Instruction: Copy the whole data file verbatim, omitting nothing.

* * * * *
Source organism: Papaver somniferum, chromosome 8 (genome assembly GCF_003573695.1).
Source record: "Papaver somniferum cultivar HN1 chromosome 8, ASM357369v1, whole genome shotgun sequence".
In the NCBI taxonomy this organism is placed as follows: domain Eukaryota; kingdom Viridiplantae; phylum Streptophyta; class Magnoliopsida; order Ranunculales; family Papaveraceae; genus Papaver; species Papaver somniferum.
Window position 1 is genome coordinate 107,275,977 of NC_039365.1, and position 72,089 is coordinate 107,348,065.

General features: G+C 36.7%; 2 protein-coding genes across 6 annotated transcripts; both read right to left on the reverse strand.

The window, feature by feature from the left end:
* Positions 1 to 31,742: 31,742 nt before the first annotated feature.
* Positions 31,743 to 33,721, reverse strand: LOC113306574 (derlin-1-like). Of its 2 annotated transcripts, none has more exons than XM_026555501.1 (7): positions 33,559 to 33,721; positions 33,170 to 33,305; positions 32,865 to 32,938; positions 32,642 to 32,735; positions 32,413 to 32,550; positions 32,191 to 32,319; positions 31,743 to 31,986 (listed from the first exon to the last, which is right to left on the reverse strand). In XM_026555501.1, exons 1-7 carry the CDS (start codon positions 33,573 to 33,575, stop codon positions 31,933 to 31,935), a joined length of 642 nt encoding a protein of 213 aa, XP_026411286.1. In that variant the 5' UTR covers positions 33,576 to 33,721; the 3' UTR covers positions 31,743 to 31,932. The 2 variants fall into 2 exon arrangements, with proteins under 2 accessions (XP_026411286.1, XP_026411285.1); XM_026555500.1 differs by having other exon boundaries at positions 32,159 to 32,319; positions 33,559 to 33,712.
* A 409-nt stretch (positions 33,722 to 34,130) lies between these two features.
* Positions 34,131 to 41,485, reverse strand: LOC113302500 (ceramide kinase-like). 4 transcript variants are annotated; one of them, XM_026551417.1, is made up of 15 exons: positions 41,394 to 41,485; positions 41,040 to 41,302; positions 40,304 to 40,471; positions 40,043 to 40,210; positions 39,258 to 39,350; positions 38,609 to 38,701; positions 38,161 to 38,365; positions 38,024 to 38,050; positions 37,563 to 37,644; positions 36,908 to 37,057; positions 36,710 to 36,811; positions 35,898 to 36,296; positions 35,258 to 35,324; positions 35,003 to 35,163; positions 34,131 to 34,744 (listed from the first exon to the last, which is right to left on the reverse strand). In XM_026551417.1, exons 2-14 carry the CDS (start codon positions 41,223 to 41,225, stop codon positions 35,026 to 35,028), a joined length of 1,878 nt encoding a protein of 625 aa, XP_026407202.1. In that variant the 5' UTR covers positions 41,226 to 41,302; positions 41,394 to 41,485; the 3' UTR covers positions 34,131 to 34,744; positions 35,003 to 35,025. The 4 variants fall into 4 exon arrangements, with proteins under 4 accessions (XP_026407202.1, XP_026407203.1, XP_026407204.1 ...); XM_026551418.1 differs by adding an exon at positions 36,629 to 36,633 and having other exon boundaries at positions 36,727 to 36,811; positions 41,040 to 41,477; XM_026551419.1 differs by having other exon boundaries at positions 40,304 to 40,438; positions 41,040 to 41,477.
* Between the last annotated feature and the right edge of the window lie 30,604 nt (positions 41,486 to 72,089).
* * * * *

Source organism: Papaver somniferum, chromosome 8 (genome assembly GCF_003573695.1).
Source record: "Papaver somniferum cultivar HN1 chromosome 8, ASM357369v1, whole genome shotgun sequence".
In the NCBI taxonomy this organism is placed as follows: domain Eukaryota; kingdom Viridiplantae; phylum Streptophyta; class Magnoliopsida; order Ranunculales; family Papaveraceae; genus Papaver; species Papaver somniferum.
Window position 1 is genome coordinate 107,275,977 of NC_039365.1, and position 72,089 is coordinate 107,348,065.

General features: G+C 36.7%; 2 protein-coding genes across 6 annotated transcripts; both read right to left on the reverse strand.

The window, feature by feature from the left end:
* Positions 1 to 31,742: 31,742 nt before the first annotated feature.
* Positions 31,743 to 33,721, reverse strand: LOC113306574 (derlin-1-like). Of its 2 annotated transcripts, none has more exons than XM_026555501.1 (7): positions 33,559 to 33,721; positions 33,170 to 33,305; positions 32,865 to 32,938; positions 32,642 to 32,735; positions 32,413 to 32,550; positions 32,191 to 32,319; positions 31,743 to 31,986 (listed from the first exon to the last, which is right to left on the reverse strand). In XM_026555501.1, exons 1-7 carry the CDS (start codon positions 33,573 to 33,575, stop codon positions 31,933 to 31,935), a joined length of 642 nt encoding a protein of 213 aa, XP_026411286.1. In that variant the 5' UTR covers positions 33,576 to 33,721; the 3' UTR covers positions 31,743 to 31,932. The 2 variants fall into 2 exon arrangements, with proteins under 2 accessions (XP_026411286.1, XP_026411285.1); XM_026555500.1 differs by having other exon boundaries at positions 32,159 to 32,319; positions 33,559 to 33,712.
* A 409-nt stretch (positions 33,722 to 34,130) lies between these two features.
* Positions 34,131 to 41,485, reverse strand: LOC113302500 (ceramide kinase-like). 4 transcript variants are annotated; one of them, XM_026551417.1, is made up of 15 exons: positions 41,394 to 41,485; positions 41,040 to 41,302; positions 40,304 to 40,471; positions 40,043 to 40,210; positions 39,258 to 39,350; positions 38,609 to 38,701; positions 38,161 to 38,365; positions 38,024 to 38,050; positions 37,563 to 37,644; positions 36,908 to 37,057; positions 36,710 to 36,811; positions 35,898 to 36,296; positions 35,258 to 35,324; positions 35,003 to 35,163; positions 34,131 to 34,744 (listed from the first exon to the last, which is right to left on the reverse strand). In XM_026551417.1, exons 2-14 carry the CDS (start codon positions 41,223 to 41,225, stop codon positions 35,026 to 35,028), a joined length of 1,878 nt encoding a protein of 625 aa, XP_026407202.1. In that variant the 5' UTR covers positions 41,226 to 41,302; positions 41,394 to 41,485; the 3' UTR covers positions 34,131 to 34,744; positions 35,003 to 35,025. The 4 variants fall into 4 exon arrangements, with proteins under 4 accessions (XP_026407202.1, XP_026407203.1, XP_026407204.1 ...); XM_026551418.1 differs by adding an exon at positions 36,629 to 36,633 and having other exon boundaries at positions 36,727 to 36,811; positions 41,040 to 41,477; XM_026551419.1 differs by having other exon boundaries at positions 40,304 to 40,438; positions 41,040 to 41,477.
* Between the last annotated feature and the right edge of the window lie 30,604 nt (positions 41,486 to 72,089).